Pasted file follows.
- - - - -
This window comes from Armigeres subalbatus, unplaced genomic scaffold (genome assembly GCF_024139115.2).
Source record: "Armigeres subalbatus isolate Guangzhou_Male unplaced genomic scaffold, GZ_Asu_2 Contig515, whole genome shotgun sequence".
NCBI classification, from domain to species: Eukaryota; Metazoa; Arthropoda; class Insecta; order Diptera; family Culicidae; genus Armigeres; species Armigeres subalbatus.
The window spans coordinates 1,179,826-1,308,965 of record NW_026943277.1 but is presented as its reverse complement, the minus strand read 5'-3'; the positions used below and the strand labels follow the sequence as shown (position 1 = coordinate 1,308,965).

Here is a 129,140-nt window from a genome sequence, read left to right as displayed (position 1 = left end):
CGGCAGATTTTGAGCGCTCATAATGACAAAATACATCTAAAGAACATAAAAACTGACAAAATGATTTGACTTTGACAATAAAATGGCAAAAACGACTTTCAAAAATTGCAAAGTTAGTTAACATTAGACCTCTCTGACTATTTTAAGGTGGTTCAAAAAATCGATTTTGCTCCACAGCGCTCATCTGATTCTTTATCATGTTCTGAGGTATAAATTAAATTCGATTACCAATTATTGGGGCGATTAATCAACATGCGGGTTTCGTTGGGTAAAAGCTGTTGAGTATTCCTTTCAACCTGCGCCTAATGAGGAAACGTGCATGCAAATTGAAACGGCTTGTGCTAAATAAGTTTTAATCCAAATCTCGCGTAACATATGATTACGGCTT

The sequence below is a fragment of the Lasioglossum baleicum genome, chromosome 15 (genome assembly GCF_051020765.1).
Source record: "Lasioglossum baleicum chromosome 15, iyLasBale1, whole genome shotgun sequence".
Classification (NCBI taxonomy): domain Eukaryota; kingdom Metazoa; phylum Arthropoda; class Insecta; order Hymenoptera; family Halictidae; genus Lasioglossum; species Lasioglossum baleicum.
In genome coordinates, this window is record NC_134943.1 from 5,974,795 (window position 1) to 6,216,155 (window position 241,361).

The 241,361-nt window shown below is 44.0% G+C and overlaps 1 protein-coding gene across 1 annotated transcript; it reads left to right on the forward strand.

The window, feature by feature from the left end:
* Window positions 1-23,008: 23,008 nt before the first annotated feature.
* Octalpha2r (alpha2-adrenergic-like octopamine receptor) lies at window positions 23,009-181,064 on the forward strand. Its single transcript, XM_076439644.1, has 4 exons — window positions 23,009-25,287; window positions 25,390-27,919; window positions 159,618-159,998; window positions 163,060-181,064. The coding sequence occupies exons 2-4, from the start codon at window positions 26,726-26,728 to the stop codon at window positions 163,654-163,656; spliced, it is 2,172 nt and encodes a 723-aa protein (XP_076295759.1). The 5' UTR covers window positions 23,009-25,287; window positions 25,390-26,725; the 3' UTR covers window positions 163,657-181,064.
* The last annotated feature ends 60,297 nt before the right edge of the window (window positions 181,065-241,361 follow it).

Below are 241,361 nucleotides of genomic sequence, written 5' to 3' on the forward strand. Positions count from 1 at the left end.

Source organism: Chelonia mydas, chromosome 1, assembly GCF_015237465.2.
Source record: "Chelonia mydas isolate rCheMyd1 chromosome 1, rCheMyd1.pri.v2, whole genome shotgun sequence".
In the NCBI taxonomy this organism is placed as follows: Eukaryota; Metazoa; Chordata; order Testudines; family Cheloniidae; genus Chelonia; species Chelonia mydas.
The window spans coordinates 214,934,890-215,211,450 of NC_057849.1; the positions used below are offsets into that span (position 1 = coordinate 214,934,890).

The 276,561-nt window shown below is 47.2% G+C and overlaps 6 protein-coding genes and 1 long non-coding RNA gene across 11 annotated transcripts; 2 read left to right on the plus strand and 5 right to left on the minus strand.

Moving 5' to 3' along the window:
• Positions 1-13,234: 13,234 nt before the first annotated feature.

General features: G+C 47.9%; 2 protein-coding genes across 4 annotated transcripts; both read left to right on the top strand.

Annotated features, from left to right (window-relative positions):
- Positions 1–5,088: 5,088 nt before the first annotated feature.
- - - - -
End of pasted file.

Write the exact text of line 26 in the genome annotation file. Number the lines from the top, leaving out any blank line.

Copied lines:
- Positions 1–5,088: 5,088 nt before the first annotated feature.